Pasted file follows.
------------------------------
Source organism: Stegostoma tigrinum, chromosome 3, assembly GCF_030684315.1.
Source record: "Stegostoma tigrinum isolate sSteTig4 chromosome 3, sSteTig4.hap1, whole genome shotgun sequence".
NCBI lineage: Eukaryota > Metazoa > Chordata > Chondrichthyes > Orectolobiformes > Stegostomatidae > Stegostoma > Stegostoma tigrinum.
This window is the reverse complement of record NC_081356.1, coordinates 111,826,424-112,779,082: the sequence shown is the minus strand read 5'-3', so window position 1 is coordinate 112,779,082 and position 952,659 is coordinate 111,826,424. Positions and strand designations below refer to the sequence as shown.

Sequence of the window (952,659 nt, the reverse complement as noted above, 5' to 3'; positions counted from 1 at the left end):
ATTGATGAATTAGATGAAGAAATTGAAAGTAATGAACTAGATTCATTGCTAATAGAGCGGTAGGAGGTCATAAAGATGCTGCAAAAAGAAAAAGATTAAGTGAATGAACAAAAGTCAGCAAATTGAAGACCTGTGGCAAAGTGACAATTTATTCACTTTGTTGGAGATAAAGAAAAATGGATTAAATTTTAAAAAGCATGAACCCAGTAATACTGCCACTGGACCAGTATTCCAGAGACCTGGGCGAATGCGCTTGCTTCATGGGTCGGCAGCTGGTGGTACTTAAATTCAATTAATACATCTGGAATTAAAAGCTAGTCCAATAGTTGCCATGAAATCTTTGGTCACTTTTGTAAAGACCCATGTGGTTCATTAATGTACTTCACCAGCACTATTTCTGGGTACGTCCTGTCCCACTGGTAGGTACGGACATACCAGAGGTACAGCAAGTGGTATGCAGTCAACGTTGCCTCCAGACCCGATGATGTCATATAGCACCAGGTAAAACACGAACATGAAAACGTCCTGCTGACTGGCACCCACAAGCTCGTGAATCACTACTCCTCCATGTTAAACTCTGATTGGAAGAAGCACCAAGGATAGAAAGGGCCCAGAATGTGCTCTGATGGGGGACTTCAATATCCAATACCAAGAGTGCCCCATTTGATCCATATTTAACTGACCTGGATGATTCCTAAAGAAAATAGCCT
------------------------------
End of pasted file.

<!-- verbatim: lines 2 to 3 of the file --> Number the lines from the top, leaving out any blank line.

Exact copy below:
Source record: "Stegostoma tigrinum isolate sSteTig4 chromosome 3, sSteTig4.hap1, whole genome shotgun sequence".
NCBI lineage: Eukaryota > Metazoa > Chordata > Chondrichthyes > Orectolobiformes > Stegostomatidae > Stegostoma > Stegostoma tigrinum.